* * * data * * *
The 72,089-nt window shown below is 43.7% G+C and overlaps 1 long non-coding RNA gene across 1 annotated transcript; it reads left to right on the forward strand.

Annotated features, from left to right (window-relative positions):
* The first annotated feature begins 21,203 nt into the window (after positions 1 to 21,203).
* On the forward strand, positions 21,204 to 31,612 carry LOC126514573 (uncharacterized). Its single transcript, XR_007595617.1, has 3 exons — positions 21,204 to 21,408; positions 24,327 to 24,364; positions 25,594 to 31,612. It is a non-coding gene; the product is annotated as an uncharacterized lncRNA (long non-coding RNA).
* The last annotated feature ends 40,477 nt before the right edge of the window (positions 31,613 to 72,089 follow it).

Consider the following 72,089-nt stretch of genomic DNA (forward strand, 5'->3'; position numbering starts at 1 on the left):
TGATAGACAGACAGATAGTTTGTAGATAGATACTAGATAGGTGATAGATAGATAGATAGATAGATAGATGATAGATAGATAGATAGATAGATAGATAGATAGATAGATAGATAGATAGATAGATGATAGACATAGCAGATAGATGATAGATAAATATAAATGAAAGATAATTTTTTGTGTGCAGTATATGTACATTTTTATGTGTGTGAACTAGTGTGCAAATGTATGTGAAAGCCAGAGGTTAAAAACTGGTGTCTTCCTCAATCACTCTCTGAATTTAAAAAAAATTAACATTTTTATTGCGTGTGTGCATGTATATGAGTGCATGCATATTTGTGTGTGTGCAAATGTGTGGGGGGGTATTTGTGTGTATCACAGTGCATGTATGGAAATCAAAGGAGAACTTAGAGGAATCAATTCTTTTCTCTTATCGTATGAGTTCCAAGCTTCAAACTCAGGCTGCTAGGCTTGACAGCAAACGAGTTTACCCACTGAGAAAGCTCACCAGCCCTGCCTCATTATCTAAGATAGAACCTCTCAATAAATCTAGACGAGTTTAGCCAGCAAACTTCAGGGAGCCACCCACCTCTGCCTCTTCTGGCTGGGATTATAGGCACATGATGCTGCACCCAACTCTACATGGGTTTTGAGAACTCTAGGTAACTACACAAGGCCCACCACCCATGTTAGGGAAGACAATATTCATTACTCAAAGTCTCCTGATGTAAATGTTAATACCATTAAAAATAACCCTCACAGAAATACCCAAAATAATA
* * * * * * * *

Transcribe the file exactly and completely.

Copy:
The 72,089-nt window shown below is 43.7% G+C and overlaps 1 long non-coding RNA gene across 1 annotated transcript; it reads left to right on the forward strand.

Annotated features, from left to right (window-relative positions):
* The first annotated feature begins 21,203 nt into the window (after positions 1 to 21,203).
* On the forward strand, positions 21,204 to 31,612 carry LOC126514573 (uncharacterized). Its single transcript, XR_007595617.1, has 3 exons — positions 21,204 to 21,408; positions 24,327 to 24,364; positions 25,594 to 31,612. It is a non-coding gene; the product is annotated as an uncharacterized lncRNA (long non-coding RNA).
* The last annotated feature ends 40,477 nt before the right edge of the window (positions 31,613 to 72,089 follow it).

Consider the following 72,089-nt stretch of genomic DNA (forward strand, 5'->3'; position numbering starts at 1 on the left):
TGATAGACAGACAGATAGTTTGTAGATAGATACTAGATAGGTGATAGATAGATAGATAGATAGATAGATGATAGATAGATAGATAGATAGATAGATAGATAGATAGATAGATAGATAGATAGATGATAGACATAGCAGATAGATGATAGATAAATATAAATGAAAGATAATTTTTTGTGTGCAGTATATGTACATTTTTATGTGTGTGAACTAGTGTGCAAATGTATGTGAAAGCCAGAGGTTAAAAACTGGTGTCTTCCTCAATCACTCTCTGAATTTAAAAAAAATTAACATTTTTATTGCGTGTGTGCATGTATATGAGTGCATGCATATTTGTGTGTGTGCAAATGTGTGGGGGGGTATTTGTGTGTATCACAGTGCATGTATGGAAATCAAAGGAGAACTTAGAGGAATCAATTCTTTTCTCTTATCGTATGAGTTCCAAGCTTCAAACTCAGGCTGCTAGGCTTGACAGCAAACGAGTTTACCCACTGAGAAAGCTCACCAGCCCTGCCTCATTATCTAAGATAGAACCTCTCAATAAATCTAGACGAGTTTAGCCAGCAAACTTCAGGGAGCCACCCACCTCTGCCTCTTCTGGCTGGGATTATAGGCACATGATGCTGCACCCAACTCTACATGGGTTTTGAGAACTCTAGGTAACTACACAAGGCCCACCACCCATGTTAGGGAAGACAATATTCATTACTCAAAGTCTCCTGATGTAAATGTTAATACCATTAAAAATAACCCTCACAGAAATACCCAAAATAATA